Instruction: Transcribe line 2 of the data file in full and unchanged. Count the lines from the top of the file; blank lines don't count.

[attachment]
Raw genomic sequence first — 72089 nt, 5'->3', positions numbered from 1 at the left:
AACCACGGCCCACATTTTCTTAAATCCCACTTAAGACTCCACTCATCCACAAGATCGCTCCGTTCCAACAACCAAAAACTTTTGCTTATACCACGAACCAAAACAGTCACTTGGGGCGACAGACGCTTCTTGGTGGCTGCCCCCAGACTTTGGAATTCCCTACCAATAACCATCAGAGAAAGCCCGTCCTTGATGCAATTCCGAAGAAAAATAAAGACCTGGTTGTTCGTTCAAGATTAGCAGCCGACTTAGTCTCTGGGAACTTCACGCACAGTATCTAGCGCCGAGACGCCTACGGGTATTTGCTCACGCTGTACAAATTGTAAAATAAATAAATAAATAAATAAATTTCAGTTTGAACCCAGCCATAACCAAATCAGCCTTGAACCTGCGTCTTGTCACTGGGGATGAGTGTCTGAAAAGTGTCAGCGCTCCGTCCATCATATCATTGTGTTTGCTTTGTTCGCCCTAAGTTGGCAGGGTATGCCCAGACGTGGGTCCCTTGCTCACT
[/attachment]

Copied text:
AACCACGGCCCACATTTTCTTAAATCCCACTTAAGACTCCACTCATCCACAAGATCGCTCCGTTCCAACAACCAAAAACTTTTGCTTATACCACGAACCAAAACAGTCACTTGGGGCGACAGACGCTTCTTGGTGGCTGCCCCCAGACTTTGGAATTCCCTACCAATAACCATCAGAGAAAGCCCGTCCTTGATGCAATTCCGAAGAAAAATAAAGACCTGGTTGTTCGTTCAAGATTAGCAGCCGACTTAGTCTCTGGGAACTTCACGCACAGTATCTAGCGCCGAGACGCCTACGGGTATTTGCTCACGCTGTACAAATTGTAAAATAAATAAATAAATAAATAAATTTCAGTTTGAACCCAGCCATAACCAAATCAGCCTTGAACCTGCGTCTTGTCACTGGGGATGAGTGTCTGAAAAGTGTCAGCGCTCCGTCCATCATATCATTGTGTTTGCTTTGTTCGCCCTAAGTTGGCAGGGTATGCCCAGACGTGGGTCCCTTGCTCACT